Curtis Hennig arrived at Saguaro High in Scottsdale midway during his junior year, a transfer student from Minnesota who quickly made it known he wanted to play football, wrestle and raise hell. He is remembered by his athlete friends as a friendly, fun-loving kid who loved to roughhouse.
When your dad is a pro wrestler nicknamed "The Ax" and you've got a full-scale wrestling ring parked in your garage at home, personality probably comes with the territory. "He was everybody's friend," says Scott Troilo, an offensive end who worked out opposite Hennig during football practice. "If he was there for a couple of years, he could've been class president."
Bob Jenkins, a running back on the football team and state champion wrestler, was Hennig's practice partner in the wrestling room. "I remember he would drive around the parking lot like a maniac," Jenkins says. "He had little regard for whatever was in his way. His life was reckless abandon." Steve Smith played linebacker behind Hennig's defensive end on the Sabercat football team. "He always wanted to body-slam people," Smith says. "Every second you were around the guy, he wanted to body-slam you."
After prom and graduation, Hennig moved back to the Midwest. His friends lost touch. Troilo, Jenkins, and Smith went on to college and careers. Hennig went on to wrestle Hulk Hogan.
In the years since the Saguaro High Class of '76 broke up, Curt Hennig has become Mr. Perfect, one of the stars of the World Wrestling Federation. A "heel" in pro-wrestling parlance, he is a frequent opponent of WWF champion and genuine pop superstar Hogan, and one of the federation's biggest draws.
Like the rest of the new breed of pro wrestlers, Mr. Perfect doesn't look like a beer-bellied, ex-truck driver in tights. His shtick is the ultimate jock bully. He's a tanned, strutting stud in long curly blond hair. Mr. Perfect is known to millions of wrestling fans, and disliked by most of them. THE HENNIG FAMILY moved to Scottsdale from Minnesota in 1975. Curt's dad, Larry "The Ax" Hennig, was a pro wrestler who wanted to mine the Arizona market for wrestling dollars. It was his hope that Phoenix could be made a regular stop on a regional wrestling circuit, and that local matches would sell to local TV. Though still wrestling, The Ax wanted to get further into the promotion end of things. "I thought it would be a good place to do it," says The Ax from the office of Larry Hennig Realty in Elk River, Minnesota, a suburb of Minneapolis. "But the people who were there before I got there hadn't paid their bills. I tried to get on the independent channel there, Channel 5, but never made it. "I think the interest was there, but I couldn't get the exposure. We had it up on some religious channel on UHF, which wasn't being used very much. I couldn't get it out to enough homes."
After a couple of years, Larry gave up on the Valley and left to wrestle elsewhere. The family moved back to Minnesota, where Curt played junior college football well enough to get a scholarship offer from the University of Nevada-Las Vegas. When a knee injury ended Curt's gridiron career, he set out as a wrestler. In several different regions, Curt and his father had success as a father-son tag team. According to Larry, the duo held the Pacific Coast Tag-Team Championship--whatever that is--for a time. "We drew a lot of money together," Larry says. "It was good."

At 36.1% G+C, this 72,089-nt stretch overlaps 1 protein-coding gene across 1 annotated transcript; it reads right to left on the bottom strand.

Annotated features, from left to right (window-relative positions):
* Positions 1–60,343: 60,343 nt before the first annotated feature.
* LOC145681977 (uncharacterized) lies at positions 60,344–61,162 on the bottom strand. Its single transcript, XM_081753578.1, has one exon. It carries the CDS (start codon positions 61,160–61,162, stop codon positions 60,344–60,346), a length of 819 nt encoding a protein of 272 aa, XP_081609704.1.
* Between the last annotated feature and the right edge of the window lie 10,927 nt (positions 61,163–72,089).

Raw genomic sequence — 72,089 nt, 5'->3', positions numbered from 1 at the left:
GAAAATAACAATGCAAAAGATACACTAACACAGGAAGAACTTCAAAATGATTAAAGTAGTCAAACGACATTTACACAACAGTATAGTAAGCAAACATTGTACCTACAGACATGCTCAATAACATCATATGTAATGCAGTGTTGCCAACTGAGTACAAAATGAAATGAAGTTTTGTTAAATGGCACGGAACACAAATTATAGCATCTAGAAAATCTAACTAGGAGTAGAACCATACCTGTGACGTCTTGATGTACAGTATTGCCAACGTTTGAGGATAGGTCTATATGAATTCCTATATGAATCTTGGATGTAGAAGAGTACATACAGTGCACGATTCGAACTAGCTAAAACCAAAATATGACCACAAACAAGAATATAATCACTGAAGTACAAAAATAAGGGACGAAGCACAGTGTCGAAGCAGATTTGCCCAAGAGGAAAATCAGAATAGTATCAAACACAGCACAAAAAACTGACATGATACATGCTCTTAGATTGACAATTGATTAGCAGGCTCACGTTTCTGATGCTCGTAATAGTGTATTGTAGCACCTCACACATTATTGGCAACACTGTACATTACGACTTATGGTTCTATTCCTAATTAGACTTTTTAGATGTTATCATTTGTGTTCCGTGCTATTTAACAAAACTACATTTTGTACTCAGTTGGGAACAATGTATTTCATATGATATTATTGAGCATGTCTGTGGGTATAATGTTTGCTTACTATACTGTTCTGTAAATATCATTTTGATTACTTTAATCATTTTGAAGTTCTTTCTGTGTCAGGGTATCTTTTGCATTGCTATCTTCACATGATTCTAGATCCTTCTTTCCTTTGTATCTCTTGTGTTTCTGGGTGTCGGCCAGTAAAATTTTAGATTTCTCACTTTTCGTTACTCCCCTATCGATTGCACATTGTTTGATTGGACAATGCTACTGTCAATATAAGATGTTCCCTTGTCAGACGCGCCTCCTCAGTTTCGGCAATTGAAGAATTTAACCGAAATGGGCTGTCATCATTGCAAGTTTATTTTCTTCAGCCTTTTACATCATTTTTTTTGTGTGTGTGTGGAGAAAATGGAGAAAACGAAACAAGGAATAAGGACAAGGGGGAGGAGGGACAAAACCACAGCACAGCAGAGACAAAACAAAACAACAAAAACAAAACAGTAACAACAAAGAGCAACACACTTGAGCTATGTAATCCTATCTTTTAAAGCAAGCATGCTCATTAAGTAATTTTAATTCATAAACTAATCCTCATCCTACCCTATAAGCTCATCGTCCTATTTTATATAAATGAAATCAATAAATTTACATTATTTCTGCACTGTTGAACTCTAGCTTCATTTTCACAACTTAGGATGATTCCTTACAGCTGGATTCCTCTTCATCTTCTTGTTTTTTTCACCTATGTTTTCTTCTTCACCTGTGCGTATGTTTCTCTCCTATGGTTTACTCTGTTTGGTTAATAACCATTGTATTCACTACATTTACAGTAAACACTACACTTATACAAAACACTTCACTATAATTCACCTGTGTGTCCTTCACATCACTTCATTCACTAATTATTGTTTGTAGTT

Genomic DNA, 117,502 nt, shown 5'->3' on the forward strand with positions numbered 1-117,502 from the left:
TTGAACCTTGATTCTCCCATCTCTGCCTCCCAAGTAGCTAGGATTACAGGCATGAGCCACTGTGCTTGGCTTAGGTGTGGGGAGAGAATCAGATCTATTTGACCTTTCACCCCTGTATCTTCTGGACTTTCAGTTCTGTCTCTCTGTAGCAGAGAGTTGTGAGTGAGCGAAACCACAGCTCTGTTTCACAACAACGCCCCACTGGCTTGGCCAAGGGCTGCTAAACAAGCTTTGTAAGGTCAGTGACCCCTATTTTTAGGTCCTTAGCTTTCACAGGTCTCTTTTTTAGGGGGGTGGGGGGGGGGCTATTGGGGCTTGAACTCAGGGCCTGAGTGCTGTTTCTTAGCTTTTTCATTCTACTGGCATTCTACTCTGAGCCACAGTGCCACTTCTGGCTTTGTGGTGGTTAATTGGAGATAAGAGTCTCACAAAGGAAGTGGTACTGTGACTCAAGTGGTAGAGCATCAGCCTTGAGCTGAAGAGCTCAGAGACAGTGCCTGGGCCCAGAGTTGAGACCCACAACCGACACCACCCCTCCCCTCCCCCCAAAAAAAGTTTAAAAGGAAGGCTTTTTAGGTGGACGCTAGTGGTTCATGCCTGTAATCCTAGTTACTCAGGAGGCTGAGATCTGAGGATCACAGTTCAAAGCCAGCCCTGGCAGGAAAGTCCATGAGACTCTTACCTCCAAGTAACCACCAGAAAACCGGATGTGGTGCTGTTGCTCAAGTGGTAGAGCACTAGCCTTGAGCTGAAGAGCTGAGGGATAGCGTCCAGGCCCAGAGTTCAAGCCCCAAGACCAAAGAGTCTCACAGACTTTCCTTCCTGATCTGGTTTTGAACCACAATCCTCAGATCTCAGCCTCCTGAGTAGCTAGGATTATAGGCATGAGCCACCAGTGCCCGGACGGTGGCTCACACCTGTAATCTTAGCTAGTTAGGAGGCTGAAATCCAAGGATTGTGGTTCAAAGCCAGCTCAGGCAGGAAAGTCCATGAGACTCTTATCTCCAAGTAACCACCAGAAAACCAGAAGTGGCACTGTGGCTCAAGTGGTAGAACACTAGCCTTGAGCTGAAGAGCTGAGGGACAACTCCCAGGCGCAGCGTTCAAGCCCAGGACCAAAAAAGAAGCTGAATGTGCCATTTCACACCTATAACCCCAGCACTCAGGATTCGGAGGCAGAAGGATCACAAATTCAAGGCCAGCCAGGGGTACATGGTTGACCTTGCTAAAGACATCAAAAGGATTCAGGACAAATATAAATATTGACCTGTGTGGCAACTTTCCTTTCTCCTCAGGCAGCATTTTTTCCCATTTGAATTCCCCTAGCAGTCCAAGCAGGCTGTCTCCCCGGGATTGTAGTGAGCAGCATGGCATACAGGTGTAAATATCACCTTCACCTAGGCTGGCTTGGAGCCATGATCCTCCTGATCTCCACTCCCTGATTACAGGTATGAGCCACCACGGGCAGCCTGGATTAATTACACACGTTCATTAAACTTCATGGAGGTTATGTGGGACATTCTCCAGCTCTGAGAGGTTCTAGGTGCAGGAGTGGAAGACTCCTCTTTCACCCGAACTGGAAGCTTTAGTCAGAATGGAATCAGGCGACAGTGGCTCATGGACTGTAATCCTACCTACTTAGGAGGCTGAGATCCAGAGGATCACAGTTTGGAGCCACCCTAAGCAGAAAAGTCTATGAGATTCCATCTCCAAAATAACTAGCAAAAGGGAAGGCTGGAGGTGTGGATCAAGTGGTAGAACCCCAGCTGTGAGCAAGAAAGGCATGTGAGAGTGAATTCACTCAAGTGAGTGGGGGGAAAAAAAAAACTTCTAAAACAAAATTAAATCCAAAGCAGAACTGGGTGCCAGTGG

As a solo act, Curt Hennig bounced around the small-time wrestling world, gradually making a name for himself, though it would be years before that name would be Mr. Perfect. Eventually he made his way to the American Wrestling Association, a promotional organization now considered to be positioned one very long step below the WWF in prestige. Hennig became champion of that league, then accepted an offer to join the WWF. THE WORLD WRESTLING Federation, ruled by Vince McMahon, rules professional wrestling. In the early 1980s, McMahon raided smaller, regional wrestling alliances to form his first stable of WWF wrestlers. McMahon made Hulk Hogan his first major star. Hogan has since made McMahon a very major amount of money. WWF broadcasts are carried on cable, independent and network television outlets. The touring WWF wrestling cards draw thousands to arenas like Veterans' Memorial Coliseum, where a wrestling show was held last month. By consolidating the best talent and sharpening the athletes' already cartoon-like characters, McMahon made pro wrestling into one of the runaway promotional success stories of the decade. By the time Curt Hennig joined the WWF in 1988, McMahon was already staging semiannual wrestling events on closed-circuit TV, marketing video cassettes of the matches, selling tee shirts, headbands and dolls. The Mr. Perfect character was introduced to wrestling fans over the period of about a year. One week, Hennig would be shown whipping an opponent at Ping-Pong. The next week he'd be seen swishing three-pointers on a basketball court. The next he'd be running a rack of balls on a pool table. He could do it all. Curt Hennig was, well, Mr. Perfect. Plus, he could wrestle. "There are several hundred wrestlers in the country, and they all have certain talents, certain things they're good at," says Dave Meltzer, publisher of the Wrestling Observer Newsletter, an unauthorized-by-the-WWF journal that covers the pro-wrestling business. "Most wrestlers would rate Curt as one of the best--many would say the best--in wrestling."